This “debut novel” by Galbraith (aka J.K. Rowling) is an enjoyable who-dun-it with a complex hero by the name of Cormoran Strike. A former soldier-turned-P.I., Strike is the bastard son of a rock star and one of his drug-addled groupies, and is long accustomed to surviving on his own. Since losing a leg in Afghanistan and mustering out, Strike has suffered the end of a doomed relationship with a beautiful but broken woman, no money, no new cases to solve, and regular death threats from a disgruntled former client. Down on his luck and homeless, Strike is desperate when an enthusiastic new temp secretary and a new case both walk into his office. The brother of a famous model who recently did a swan dive off her high-rise balcony doesn’t believe it was suicide, and Strike is tapped to prove otherwise.
Strike is forced to enter the world of the glitterati, and while he wades through the muck, we are treated to the author’s pull-no-punches view of the corruption and decadence at its foundation. I love that the author portrays Strike as neither a loner, a drunk, an addict, or a misogynist, as so many down-and-out police or private detectives tend to be played in fiction nowadays. He is neither ugly nor handsome, neither young nor old, a non-threatening but savvy big hairy guy who is also slightly paunchy. Strike misses the uncomplicated life of the military but is nonetheless determined to make it as a civilian. He is street-smart, moral, and due for some better luck in his life.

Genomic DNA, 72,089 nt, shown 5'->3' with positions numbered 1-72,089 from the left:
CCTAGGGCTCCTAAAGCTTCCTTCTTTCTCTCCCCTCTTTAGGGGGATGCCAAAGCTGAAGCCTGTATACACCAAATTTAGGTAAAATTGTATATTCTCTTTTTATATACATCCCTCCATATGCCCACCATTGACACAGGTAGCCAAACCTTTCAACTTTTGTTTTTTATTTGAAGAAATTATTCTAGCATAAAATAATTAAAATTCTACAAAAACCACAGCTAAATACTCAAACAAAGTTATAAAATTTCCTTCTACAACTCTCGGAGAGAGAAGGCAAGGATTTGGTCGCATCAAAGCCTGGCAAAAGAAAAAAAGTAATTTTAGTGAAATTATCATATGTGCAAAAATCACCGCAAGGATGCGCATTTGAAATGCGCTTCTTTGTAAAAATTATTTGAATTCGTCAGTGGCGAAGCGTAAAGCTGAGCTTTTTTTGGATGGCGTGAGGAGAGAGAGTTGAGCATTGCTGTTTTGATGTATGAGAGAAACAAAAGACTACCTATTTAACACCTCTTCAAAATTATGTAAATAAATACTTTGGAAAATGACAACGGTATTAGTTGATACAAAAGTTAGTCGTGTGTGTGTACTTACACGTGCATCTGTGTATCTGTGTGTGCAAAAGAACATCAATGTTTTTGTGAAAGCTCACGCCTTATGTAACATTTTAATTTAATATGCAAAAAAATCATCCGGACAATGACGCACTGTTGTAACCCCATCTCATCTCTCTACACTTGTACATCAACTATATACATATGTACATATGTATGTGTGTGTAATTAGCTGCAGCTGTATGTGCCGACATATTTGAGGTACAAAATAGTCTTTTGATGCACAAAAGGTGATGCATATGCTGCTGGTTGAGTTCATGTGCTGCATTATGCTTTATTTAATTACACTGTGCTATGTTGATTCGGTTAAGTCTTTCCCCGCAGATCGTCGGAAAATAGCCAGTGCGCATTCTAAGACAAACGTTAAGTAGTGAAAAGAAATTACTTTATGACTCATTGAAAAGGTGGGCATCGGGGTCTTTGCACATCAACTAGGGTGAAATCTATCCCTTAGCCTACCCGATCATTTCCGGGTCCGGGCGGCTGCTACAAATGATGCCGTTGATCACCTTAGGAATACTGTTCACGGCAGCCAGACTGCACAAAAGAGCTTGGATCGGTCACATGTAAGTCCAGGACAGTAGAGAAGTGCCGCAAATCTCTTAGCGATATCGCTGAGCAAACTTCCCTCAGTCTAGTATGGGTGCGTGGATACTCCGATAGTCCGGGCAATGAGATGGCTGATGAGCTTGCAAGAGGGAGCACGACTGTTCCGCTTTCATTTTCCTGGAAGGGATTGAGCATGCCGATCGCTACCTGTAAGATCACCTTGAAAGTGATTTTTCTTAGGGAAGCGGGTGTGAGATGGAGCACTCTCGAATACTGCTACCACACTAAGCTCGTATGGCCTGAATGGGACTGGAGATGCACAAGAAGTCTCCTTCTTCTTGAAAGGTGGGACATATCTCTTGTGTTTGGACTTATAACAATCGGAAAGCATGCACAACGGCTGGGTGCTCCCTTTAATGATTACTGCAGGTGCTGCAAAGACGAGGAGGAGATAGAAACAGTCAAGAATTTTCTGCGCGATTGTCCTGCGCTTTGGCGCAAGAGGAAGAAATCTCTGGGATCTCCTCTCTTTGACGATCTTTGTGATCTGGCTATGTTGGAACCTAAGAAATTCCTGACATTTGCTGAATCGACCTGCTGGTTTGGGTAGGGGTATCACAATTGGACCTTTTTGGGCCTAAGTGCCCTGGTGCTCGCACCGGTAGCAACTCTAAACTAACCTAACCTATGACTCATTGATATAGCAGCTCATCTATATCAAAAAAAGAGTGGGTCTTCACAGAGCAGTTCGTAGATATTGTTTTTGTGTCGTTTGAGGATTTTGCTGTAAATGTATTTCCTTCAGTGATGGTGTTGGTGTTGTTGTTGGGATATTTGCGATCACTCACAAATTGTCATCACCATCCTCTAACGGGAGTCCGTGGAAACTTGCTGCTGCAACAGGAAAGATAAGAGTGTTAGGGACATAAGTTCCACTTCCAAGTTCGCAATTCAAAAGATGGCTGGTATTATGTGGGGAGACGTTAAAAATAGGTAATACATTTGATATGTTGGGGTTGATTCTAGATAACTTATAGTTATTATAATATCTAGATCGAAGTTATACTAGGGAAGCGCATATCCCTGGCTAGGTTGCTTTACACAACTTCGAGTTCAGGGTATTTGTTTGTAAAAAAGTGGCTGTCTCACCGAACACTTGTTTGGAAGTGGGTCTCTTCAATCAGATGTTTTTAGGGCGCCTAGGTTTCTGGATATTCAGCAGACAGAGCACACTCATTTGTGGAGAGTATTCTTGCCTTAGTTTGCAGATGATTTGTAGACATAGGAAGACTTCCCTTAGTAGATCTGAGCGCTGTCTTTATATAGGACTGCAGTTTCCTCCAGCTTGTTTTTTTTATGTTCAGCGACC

The author’s story-telling is effective and the dialogue realistic, colorful and often funny. This is not brilliant literature, but Strike has hooked me and I look forward to many more adventures with him and his new sidekick Robin. Those fans of the author who expected something Harry Potter-ish … should just get over it.